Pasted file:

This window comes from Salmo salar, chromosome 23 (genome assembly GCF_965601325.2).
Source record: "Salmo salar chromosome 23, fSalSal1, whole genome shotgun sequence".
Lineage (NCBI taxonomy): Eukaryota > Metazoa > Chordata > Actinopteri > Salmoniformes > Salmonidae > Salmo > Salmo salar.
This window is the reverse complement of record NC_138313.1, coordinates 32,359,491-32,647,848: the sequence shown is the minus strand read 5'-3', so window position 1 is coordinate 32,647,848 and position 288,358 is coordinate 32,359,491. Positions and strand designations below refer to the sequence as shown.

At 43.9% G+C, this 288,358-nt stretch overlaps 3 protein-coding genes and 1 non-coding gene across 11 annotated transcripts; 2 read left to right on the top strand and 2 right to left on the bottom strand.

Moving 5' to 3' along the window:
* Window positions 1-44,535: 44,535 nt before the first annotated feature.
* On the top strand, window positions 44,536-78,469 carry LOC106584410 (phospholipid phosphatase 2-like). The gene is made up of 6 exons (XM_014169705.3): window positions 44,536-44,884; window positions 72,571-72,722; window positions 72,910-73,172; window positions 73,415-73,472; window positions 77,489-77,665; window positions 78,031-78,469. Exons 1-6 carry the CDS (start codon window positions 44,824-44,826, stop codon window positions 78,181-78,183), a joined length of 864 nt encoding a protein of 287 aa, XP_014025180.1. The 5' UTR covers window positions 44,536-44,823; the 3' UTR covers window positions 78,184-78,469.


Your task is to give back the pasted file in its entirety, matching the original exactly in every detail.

This window comes from Salmo salar, chromosome 23 (genome assembly GCF_965601325.2).
Source record: "Salmo salar chromosome 23, fSalSal1, whole genome shotgun sequence".
Lineage (NCBI taxonomy): Eukaryota > Metazoa > Chordata > Actinopteri > Salmoniformes > Salmonidae > Salmo > Salmo salar.
This window is the reverse complement of record NC_138313.1, coordinates 32,359,491-32,647,848: the sequence shown is the minus strand read 5'-3', so window position 1 is coordinate 32,647,848 and position 288,358 is coordinate 32,359,491. Positions and strand designations below refer to the sequence as shown.

At 43.9% G+C, this 288,358-nt stretch overlaps 3 protein-coding genes and 1 non-coding gene across 11 annotated transcripts; 2 read left to right on the top strand and 2 right to left on the bottom strand.

Moving 5' to 3' along the window:
* Window positions 1-44,535: 44,535 nt before the first annotated feature.
* On the top strand, window positions 44,536-78,469 carry LOC106584410 (phospholipid phosphatase 2-like). The gene is made up of 6 exons (XM_014169705.3): window positions 44,536-44,884; window positions 72,571-72,722; window positions 72,910-73,172; window positions 73,415-73,472; window positions 77,489-77,665; window positions 78,031-78,469. Exons 1-6 carry the CDS (start codon window positions 44,824-44,826, stop codon window positions 78,181-78,183), a joined length of 864 nt encoding a protein of 287 aa, XP_014025180.1. The 5' UTR covers window positions 44,536-44,823; the 3' UTR covers window positions 78,184-78,469.